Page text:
Guest Post by John Gillies, Director of Practice Support at Cassels Brock
In my previous posting on implementing a search engine in a law firm, I focused on the first step of the process, namely Establishing the Business Requirements. Getting a detailed list of your business requirements is the essential starting point, because you will use it to compare the features of your “finalists.”
Having got to this point, your next hurdle is figuring out which search engines you’re going to want to test. You may well choose at some point in the process to involve an outside consultant with experience in search engine implementations to help guide you through the process. We found the help of our consultant (Joshua Fireman from ii3) to be invaluable. If you haven’t done so before now, this would be a good time.
In determining what sort of search engine you’re looking for, you’re faced with two choices, namely to restrict your search to the engines that have been customized for the legal market, or to look at engines that have been designed for the general market (for the Fortune 500 crowd, if you will), knowing that you’ll need to do a fair bit of customizing to address the many unique aspects of a legal environment.
You should only consider going the second route if you have reliable support on the technology front so you’re confident that your business requirements can be realized in your environment. For example, if integration with your DMS is an important requirement, will you actually be able to optimize your “Fortune 500 search engine” to do that effectively? Also, how much ongoing coding work will need to be done so it continues to function properly in your environment as it is upgraded? Many firms choose the first route simply because they do not want to rely so much on variables, many of which are beyond their control.
We opted to limit our selection to engines optimized for the legal environment, namely Autonomy iManage Universal Search (a/k/a “IUS”) and Recommind’s Decisiv Search. It is here that the investment of time in defining your business requirements really pays big dividends. In my previous posting, I noted that we had ranked our requirements by importance (from “Essential” down to “Nice to have.”) You can now use that list to create an Excel spreadsheet that you can use to compare your finalists.
We created five categories of rankings, with a score that ranged from 5 to 1. We then added another column that ranked the particular engine on how well it met the particular requirement, also on a five point scale. We then systematically went through each item in the business requirements document, assessed how well the particular feature performed, and assigned a score. Excel will calculate the weighted score for each item (so, for example, an “Essential” item that you give a score of 5 gets a weighted score of 25).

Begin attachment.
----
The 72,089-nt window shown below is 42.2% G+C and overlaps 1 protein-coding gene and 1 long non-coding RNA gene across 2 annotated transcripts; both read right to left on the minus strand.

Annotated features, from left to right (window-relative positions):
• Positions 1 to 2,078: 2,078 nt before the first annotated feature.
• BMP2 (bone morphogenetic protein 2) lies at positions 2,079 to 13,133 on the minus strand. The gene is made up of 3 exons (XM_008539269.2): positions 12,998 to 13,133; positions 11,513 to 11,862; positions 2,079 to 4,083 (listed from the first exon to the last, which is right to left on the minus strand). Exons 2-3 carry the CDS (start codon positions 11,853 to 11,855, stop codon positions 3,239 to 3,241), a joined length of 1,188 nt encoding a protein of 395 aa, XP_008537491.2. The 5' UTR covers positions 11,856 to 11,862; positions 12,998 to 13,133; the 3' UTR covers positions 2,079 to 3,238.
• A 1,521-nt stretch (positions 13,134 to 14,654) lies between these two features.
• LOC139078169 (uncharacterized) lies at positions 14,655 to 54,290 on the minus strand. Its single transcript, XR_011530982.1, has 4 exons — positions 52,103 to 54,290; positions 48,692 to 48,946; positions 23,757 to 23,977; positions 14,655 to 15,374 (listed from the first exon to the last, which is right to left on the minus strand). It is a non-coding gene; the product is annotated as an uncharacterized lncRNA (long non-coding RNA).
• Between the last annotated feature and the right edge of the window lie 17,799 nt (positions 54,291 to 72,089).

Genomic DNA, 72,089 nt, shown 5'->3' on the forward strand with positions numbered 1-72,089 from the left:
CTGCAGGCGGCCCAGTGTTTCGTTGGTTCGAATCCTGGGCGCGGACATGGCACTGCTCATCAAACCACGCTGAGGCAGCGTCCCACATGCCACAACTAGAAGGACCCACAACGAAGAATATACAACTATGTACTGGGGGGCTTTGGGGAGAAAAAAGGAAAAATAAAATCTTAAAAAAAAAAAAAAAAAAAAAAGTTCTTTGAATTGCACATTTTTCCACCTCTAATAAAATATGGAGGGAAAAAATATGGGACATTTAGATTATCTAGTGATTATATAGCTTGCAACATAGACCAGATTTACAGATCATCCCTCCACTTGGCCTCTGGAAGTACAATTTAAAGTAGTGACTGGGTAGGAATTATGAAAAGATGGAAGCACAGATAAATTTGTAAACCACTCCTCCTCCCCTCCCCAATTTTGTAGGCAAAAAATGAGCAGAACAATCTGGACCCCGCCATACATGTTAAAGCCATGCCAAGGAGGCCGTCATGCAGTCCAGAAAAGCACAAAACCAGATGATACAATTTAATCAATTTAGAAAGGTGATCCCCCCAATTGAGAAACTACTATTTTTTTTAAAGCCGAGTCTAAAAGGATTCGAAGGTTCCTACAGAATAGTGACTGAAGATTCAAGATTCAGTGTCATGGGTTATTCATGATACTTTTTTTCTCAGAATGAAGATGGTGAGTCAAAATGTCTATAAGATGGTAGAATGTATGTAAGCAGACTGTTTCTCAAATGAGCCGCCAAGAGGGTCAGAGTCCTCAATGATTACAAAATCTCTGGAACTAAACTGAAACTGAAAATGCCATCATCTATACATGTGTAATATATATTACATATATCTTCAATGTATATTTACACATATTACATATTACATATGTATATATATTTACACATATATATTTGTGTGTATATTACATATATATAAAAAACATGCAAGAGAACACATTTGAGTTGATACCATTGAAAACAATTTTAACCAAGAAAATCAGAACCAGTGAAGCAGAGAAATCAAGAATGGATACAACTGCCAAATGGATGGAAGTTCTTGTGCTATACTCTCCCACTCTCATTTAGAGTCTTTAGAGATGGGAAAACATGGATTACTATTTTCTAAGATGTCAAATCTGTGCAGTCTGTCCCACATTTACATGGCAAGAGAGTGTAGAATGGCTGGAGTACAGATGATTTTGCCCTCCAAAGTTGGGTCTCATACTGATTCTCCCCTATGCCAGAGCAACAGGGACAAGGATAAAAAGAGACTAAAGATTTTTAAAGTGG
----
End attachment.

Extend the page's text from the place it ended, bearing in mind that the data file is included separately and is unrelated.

While there is no “ideal” minimum or maximum score that you are hoping to see at the end of this process, it’s possible that the ultimate scores are so low that you will have to reassess your entire process, but the likelihood of that is minimal. What you will most likely get is a total score for each of the finalists that enables you to engage a much more objective comparison than if you had just seen vendor demos of each.
You can also use Excel to compare your finalists just on their scores for the “Essential” items. (You may find, for example, that the overall result is fairly even between them, but one of them scores significantly higher when comparing just the “Essential” items. Once again, this is important information in helping you make your final decision.)
That is not, however, the end of the matter. Whether your finalists essentially get the same score (which is what happened in our case) or whether there is a clear winner, there are other non-quantifiable factors that you need to take into account, all of which can significantly influence your final decision.
The first factor is, of course, price. (You may in fact have taken this factor into consideration at the outset in determining which engines were, or were not, going to be tested.) Then, there are some factors that are likely relevant for any firm, as well as others that may be unique to your environment.
Among the common factors might be items such as:
- What is your relationship with vendor? If you use other applications of this vendor’s, what is their history on responsiveness to issues you’ve raised about those other applications?
- What are the announced upgrades for the next version of their engine, and what is their development roadmap? What process do they follow in determining which features to focus on for the future?
Aspects relating to your unique environment depend on the state of your current IT infrastructure and might include:
- How well will this engine integrate with your current applications?
- What repositories do you intend to index and what are the implications for integrating those different repositories?
- What internal support requirements are there?
At the end of this process, you should have all the necessary elements for making a final decision, picking a “winner,” and then moving to the next state, namely the proof of concept.